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The issue of whether and the extent to which transnational risk can be regulated through a social sphere goes to the heart of what John Ruggie has described as 'embedded liberalism': the story of how capitalist countries learned to reconcile the efficiency of markets with the values of social community that markets themselves require in order to survive and thrive.
This edited collection is located in wider debates about global capitalism and its regulation, a debate that is at the cutting edge of academic scholarship and contemporary public policy developments. The collection tackles the challenge of finding a way forward for regulation that does not accept the old division of regulation into economic and social fields, as if these two were conceptually and empirically distinct.
Instead this rich, multidisciplinary collection of essays engages with a critical central theme - namely the idea of regulating through a social sphere - which recognises the embeddedness of economic transactions within a social and political landscape.
A key strength of this book is its integration of three distinct areas of scholarship: Karl Polanyi's economic sociology, regulation studies and socio-legal studies of transnational risks. The collection is distinct in that it links the study of specific transnational risk regulatory regimes back to a social-theoretical discussion about economy-society interactions, informed by Polanyi's work. Critically, the concept of regulating through a social sphere is explored in a manner that ensures coherence of the work as a whole and offers new insights to readers. Each chapter addresses the way in which economics, as well as economic and social regulation, can never be understood separately from the social particularly in the transnational context.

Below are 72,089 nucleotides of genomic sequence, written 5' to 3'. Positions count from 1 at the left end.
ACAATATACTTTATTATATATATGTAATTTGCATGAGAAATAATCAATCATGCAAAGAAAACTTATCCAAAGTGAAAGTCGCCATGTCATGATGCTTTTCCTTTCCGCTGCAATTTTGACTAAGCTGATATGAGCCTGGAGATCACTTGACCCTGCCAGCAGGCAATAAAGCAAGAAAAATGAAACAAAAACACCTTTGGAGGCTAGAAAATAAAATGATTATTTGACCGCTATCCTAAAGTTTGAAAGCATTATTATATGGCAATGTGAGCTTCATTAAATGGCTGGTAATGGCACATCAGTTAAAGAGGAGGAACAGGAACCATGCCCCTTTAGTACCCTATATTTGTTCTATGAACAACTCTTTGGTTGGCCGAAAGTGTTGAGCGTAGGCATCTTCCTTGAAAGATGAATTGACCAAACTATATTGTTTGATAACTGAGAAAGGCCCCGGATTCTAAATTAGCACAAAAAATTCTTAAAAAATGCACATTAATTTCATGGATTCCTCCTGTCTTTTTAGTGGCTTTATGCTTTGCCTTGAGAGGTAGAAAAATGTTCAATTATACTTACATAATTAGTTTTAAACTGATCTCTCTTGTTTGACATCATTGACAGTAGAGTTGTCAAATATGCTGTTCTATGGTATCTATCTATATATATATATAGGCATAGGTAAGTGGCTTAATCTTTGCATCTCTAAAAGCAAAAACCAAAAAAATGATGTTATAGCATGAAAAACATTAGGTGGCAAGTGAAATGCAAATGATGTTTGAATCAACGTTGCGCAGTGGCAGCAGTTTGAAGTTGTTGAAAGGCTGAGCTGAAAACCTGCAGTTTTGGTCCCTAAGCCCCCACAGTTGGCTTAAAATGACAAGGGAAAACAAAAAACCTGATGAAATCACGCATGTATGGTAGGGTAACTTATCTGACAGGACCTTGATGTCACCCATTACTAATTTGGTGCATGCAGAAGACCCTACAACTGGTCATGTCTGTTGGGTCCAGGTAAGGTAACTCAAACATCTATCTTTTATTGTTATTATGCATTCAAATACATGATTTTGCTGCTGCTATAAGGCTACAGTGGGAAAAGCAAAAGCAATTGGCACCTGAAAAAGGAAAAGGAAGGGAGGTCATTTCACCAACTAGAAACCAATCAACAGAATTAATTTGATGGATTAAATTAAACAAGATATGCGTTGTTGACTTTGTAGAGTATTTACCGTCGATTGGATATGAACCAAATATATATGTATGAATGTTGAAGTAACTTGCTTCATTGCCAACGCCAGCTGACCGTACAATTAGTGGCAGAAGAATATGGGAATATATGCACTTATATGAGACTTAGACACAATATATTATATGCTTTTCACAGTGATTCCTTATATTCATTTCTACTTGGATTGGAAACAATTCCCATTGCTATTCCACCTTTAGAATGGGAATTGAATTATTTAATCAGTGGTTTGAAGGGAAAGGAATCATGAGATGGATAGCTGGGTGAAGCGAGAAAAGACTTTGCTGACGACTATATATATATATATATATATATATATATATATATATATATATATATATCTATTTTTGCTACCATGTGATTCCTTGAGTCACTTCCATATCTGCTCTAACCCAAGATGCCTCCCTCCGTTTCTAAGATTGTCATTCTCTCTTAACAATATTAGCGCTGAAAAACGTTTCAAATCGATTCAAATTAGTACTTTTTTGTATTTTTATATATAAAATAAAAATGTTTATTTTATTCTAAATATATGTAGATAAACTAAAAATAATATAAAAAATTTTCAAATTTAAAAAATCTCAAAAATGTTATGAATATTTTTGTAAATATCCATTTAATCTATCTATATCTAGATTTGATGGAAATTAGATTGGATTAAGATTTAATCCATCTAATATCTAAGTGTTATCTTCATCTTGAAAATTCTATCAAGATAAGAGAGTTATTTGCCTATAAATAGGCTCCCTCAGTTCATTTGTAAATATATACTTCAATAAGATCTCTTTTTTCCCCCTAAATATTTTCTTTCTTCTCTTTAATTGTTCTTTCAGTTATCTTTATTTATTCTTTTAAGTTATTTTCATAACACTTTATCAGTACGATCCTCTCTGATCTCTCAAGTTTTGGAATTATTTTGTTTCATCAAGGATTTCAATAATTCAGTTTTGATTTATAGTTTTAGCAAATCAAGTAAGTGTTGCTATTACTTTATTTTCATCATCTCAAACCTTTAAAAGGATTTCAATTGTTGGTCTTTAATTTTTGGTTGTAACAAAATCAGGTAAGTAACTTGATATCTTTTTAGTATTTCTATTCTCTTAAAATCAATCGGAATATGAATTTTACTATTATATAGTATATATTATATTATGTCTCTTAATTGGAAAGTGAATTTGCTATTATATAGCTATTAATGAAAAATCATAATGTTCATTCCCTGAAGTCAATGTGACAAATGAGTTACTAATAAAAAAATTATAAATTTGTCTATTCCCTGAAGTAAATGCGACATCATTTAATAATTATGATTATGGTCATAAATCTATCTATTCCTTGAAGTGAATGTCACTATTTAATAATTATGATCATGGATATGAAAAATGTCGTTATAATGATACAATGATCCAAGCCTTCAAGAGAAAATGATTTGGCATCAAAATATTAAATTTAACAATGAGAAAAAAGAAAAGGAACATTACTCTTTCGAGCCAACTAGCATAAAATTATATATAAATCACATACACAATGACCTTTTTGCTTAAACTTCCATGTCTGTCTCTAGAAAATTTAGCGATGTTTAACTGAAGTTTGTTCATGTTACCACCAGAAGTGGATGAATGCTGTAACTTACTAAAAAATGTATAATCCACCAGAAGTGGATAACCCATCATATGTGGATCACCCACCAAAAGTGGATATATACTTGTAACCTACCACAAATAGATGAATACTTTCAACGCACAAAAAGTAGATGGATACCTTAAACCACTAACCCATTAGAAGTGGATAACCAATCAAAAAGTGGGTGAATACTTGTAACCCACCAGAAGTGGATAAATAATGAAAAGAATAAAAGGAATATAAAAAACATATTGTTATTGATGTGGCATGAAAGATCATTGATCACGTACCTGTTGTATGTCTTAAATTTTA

The collection is relevant to a wide academic audience in the field of regulation studies, law, sociology, economics and political science.